This study observed volunteer passengers experiencing unexpected abrupt evasive maneuvers, including hard braking and swerving. Our goal was to understand passenger responses to abrupt vehicle maneuvers, to inform the development of onboard safety systems.
Abrupt vehicle maneuvers that occur before a crash can affect occupant postures, and in turn may influence the response of occupant safety systems. These include advanced driver assistance systems (ADAS) or automated driving systems (ADS). Previous research suggests that participant awareness affects the magnitude of responses however, this has not been studied with a large sample size, or investigated among a wide variety of participants.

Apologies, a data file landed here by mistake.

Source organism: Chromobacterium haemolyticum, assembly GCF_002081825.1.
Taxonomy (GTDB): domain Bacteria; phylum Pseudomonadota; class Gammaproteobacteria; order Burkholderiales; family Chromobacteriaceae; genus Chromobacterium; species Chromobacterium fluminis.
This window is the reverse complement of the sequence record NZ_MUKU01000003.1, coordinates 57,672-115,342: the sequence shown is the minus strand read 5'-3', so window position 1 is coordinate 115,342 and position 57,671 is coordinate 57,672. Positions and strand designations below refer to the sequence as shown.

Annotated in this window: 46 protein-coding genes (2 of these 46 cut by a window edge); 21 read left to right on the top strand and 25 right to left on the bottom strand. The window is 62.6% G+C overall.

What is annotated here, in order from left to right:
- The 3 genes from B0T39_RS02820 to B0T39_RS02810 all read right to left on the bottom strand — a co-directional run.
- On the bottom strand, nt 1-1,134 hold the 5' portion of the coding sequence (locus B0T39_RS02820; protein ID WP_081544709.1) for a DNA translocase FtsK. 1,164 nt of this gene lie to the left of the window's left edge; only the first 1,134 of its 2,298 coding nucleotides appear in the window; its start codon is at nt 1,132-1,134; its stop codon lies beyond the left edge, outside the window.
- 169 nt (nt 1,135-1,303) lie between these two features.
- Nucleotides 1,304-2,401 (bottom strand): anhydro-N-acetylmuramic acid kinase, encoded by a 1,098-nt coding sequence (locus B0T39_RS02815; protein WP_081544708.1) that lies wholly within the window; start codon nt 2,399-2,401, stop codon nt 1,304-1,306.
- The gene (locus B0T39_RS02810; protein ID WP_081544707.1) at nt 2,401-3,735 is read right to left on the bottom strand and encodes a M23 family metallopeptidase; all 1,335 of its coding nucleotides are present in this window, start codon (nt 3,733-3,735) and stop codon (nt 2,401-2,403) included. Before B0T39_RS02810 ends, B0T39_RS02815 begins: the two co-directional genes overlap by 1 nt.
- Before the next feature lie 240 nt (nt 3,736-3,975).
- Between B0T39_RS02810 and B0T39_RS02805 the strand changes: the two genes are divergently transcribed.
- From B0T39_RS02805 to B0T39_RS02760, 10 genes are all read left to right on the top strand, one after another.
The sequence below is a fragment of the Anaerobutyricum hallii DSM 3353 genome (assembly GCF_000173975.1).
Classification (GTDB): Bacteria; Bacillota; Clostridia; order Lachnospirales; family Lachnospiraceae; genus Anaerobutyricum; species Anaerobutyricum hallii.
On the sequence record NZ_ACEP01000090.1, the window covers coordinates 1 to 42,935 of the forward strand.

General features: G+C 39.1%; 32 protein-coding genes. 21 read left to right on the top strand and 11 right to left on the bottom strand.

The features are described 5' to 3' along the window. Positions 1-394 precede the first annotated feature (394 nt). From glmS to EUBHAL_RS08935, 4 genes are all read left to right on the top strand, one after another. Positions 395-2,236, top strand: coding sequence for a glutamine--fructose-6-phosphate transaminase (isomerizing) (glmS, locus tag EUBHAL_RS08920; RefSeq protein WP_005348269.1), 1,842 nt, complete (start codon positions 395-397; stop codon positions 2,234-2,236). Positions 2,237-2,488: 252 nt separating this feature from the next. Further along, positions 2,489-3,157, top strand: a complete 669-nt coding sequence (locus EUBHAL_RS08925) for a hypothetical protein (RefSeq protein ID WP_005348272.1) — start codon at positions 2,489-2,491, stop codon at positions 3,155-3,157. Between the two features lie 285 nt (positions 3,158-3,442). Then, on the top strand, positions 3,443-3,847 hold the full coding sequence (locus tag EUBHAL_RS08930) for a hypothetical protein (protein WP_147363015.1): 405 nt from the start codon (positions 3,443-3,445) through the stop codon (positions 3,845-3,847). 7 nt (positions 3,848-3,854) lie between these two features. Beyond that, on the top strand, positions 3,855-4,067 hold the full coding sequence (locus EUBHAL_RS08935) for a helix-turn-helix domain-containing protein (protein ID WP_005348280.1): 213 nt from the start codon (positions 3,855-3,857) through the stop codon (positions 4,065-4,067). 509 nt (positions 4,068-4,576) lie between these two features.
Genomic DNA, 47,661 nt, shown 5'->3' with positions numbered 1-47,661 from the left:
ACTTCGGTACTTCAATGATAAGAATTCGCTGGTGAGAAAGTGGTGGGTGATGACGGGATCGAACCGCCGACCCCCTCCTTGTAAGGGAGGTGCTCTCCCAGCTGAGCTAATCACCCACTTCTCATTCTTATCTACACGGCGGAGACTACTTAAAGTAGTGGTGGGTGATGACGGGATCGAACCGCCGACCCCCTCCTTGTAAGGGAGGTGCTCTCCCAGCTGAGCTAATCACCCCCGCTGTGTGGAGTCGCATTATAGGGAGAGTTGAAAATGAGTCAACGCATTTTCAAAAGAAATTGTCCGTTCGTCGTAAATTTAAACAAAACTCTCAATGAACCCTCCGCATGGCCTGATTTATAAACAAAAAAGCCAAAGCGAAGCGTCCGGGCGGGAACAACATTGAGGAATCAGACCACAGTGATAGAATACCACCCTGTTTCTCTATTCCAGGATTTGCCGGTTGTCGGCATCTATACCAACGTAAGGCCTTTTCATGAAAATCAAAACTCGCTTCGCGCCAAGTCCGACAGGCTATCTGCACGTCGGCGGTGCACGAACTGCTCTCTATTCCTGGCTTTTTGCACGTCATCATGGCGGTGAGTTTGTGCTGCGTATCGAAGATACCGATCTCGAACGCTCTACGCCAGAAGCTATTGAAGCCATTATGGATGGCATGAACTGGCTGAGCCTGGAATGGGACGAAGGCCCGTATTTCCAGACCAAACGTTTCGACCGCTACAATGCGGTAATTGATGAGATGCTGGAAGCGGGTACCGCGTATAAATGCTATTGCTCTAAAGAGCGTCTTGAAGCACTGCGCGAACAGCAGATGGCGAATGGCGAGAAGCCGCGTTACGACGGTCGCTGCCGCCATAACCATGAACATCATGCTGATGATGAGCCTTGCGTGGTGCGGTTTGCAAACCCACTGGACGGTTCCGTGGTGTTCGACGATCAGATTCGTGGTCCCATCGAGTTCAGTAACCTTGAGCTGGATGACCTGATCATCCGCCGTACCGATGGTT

Can passenger response to evasive maneuvers be modeled in order to enhance future vehicle restraint systems?
Based on video review of facial reactions, nearly all participants were surprised by the first maximal braking event. The study measured the excursion of the estimated head center of gravity (CG) in order to approximate passenger response to both braking and lane change events, factoring in vehicle motion, age, height, weight and gender. They found that passenger posture could not be accurately predicted from the data collected.
The conclusion from these results is that consideration of posture for future crash injury protection may require direct occupant posture state detection.
This project is in collaboration with the University of Michigan Transportation Research Institute.